JAKARTA, Indonesia (AP) — The United States announced Thursday it will resume cooperation with Indonesia's special forces after ties were severed more than a decade ago over suspected human rights abuses by the commando unit.
Defense Secretary Robert Gates made the announcement after meeting with Indonesia's President Susilo Bambang Yudhoyono on Thursday in the capital of Jakarta. Indonesia had said it wanted the United States to reconsider resuming joint training.
The decision will be seen as a victory for the Indonesian military, which has said it made great strides in improving its human rights record.
Indonesia's special forces were accused of major abuses through the 1990s in the provinces of Papua and Aceh and the former Indonesian province of East Timor, which has since become independent. The U.S. cut ties with the special forces under a 1997 law that banned U.S. training for foreign military units accused of human rights violations. The ban can be lifted if there have been substantial measures to bring culprits to justice.
"I was pleased to be able to tell the president that as a result of Indonesian military reform over the past decade ... and recent actions taken by the Ministry of Defense to address human rights issues, the United States will begin measured and gradual programs of security cooperation activities with the Indonesian Army Special Forces," Mr. Gates said at a press conference.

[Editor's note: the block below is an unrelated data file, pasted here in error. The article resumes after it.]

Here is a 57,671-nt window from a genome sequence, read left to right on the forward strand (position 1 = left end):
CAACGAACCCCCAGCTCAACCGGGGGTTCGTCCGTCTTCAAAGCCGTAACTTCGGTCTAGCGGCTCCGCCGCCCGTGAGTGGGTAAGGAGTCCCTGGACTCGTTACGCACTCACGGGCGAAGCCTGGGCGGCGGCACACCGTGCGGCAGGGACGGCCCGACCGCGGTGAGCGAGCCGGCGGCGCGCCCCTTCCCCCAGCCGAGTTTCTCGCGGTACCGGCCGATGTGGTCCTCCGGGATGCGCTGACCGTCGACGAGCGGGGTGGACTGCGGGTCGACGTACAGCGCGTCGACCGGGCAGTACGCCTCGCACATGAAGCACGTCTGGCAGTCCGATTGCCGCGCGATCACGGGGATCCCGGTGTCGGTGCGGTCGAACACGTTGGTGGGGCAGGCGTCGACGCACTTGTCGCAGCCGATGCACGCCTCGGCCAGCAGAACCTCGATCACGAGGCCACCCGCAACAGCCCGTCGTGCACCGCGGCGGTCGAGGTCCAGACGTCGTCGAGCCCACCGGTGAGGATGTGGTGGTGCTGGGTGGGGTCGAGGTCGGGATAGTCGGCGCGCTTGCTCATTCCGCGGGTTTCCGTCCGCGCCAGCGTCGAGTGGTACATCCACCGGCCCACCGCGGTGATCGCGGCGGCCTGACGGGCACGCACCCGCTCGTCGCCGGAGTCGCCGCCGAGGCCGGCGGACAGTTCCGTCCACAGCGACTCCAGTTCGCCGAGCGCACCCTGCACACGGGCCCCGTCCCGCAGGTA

"This initial step will take place within the limit of U.S. law and does not signal any lessening of the importance we place on human rights and accountability," he added.
Mr. Yudhoyono guaranteed that there would be no more rights abuses by the Indonesian military.
"I'll guard the Indonesian military reform and ensure that what happened 10 or 20 years ago will not happen again," the president was quoted as saying by Defense Minister Purnomo Yusgiantoro, who also attended the meeting with Mr. Gates.
Washington severed all ties with the Indonesian military in 1999 after troops rampaged through East Timor when it voted to secede from Indonesia. The U.S. lifted that overall ban in 2005, but kept its restrictions against the special forces — known as Kopassus.
"Our ability to expand after this initial step will depend on continued implementation of reforms with Kopassus and [the Indonesian military] as a whole," Mr. Gates said.
International rights groups have said members of Kopassus were linked to the disappearance of student activists in 1997 and 1998 and were never held accountable.
But Mr. Gates said that he and Secretary of State Hillary Clinton were both convinced that rapprochement was "the right thing to do at this time."
Associated Press writer Joe Cochrane contributed to this report.
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